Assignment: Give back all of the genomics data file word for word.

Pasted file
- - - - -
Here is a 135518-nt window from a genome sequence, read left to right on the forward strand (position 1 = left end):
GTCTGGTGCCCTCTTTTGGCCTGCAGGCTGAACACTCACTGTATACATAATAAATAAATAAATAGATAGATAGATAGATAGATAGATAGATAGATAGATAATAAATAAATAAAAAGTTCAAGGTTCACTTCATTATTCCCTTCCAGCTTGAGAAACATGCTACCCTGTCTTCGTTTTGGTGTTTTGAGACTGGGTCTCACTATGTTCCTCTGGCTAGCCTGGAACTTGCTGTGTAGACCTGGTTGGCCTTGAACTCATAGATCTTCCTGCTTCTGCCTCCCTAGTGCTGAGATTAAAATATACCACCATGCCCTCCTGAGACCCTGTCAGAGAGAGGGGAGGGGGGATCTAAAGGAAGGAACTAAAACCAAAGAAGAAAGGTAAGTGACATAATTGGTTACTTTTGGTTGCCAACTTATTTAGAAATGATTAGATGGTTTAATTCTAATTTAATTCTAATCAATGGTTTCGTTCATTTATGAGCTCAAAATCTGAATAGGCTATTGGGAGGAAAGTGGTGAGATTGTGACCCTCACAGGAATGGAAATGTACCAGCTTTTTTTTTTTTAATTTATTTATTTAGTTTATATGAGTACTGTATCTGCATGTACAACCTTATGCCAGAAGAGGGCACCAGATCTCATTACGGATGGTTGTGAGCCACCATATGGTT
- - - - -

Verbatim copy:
Here is a 135518-nt window from a genome sequence, read left to right on the forward strand (position 1 = left end):
GTCTGGTGCCCTCTTTTGGCCTGCAGGCTGAACACTCACTGTATACATAATAAATAAATAAATAGATAGATAGATAGATAGATAGATAGATAGATAGATAATAAATAAATAAAAAGTTCAAGGTTCACTTCATTATTCCCTTCCAGCTTGAGAAACATGCTACCCTGTCTTCGTTTTGGTGTTTTGAGACTGGGTCTCACTATGTTCCTCTGGCTAGCCTGGAACTTGCTGTGTAGACCTGGTTGGCCTTGAACTCATAGATCTTCCTGCTTCTGCCTCCCTAGTGCTGAGATTAAAATATACCACCATGCCCTCCTGAGACCCTGTCAGAGAGAGGGGAGGGGGGATCTAAAGGAAGGAACTAAAACCAAAGAAGAAAGGTAAGTGACATAATTGGTTACTTTTGGTTGCCAACTTATTTAGAAATGATTAGATGGTTTAATTCTAATTTAATTCTAATCAATGGTTTCGTTCATTTATGAGCTCAAAATCTGAATAGGCTATTGGGAGGAAAGTGGTGAGATTGTGACCCTCACAGGAATGGAAATGTACCAGCTTTTTTTTTTTTAATTTATTTATTTAGTTTATATGAGTACTGTATCTGCATGTACAACCTTATGCCAGAAGAGGGCACCAGATCTCATTACGGATGGTTGTGAGCCACCATATGGTT